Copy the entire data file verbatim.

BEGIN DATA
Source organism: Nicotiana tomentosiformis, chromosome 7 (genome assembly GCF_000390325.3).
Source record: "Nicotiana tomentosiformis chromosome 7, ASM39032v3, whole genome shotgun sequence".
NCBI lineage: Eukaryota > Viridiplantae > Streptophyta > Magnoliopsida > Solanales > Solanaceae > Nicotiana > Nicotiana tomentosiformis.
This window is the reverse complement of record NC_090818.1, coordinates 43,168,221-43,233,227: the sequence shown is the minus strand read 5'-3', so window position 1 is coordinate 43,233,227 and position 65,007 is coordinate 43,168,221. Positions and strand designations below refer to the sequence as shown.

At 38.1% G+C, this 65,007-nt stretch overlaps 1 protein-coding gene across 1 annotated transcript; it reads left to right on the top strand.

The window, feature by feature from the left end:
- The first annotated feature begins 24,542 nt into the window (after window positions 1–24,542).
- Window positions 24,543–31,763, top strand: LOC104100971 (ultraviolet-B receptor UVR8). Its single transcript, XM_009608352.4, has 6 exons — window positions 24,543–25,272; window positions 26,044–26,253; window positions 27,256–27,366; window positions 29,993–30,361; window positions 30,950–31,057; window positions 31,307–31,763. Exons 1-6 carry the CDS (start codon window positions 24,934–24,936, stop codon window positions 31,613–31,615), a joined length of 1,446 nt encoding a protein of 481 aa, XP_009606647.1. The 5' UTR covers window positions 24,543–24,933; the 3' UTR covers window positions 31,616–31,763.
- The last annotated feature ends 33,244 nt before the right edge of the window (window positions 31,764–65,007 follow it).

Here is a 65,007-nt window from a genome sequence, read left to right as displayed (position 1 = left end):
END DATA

Source organism: Nicotiana tomentosiformis, chromosome 7 (genome assembly GCF_000390325.3).
Source record: "Nicotiana tomentosiformis chromosome 7, ASM39032v3, whole genome shotgun sequence".
NCBI lineage: Eukaryota > Viridiplantae > Streptophyta > Magnoliopsida > Solanales > Solanaceae > Nicotiana > Nicotiana tomentosiformis.
This window is the reverse complement of record NC_090818.1, coordinates 43,168,221-43,233,227: the sequence shown is the minus strand read 5'-3', so window position 1 is coordinate 43,233,227 and position 65,007 is coordinate 43,168,221. Positions and strand designations below refer to the sequence as shown.

At 38.1% G+C, this 65,007-nt stretch overlaps 1 protein-coding gene across 1 annotated transcript; it reads left to right on the top strand.

The window, feature by feature from the left end:
- The first annotated feature begins 24,542 nt into the window (after window positions 1–24,542).
- Window positions 24,543–31,763, top strand: LOC104100971 (ultraviolet-B receptor UVR8). Its single transcript, XM_009608352.4, has 6 exons — window positions 24,543–25,272; window positions 26,044–26,253; window positions 27,256–27,366; window positions 29,993–30,361; window positions 30,950–31,057; window positions 31,307–31,763. Exons 1-6 carry the CDS (start codon window positions 24,934–24,936, stop codon window positions 31,613–31,615), a joined length of 1,446 nt encoding a protein of 481 aa, XP_009606647.1. The 5' UTR covers window positions 24,543–24,933; the 3' UTR covers window positions 31,616–31,763.
- The last annotated feature ends 33,244 nt before the right edge of the window (window positions 31,764–65,007 follow it).

Here is a 65,007-nt window from a genome sequence, read left to right as displayed (position 1 = left end):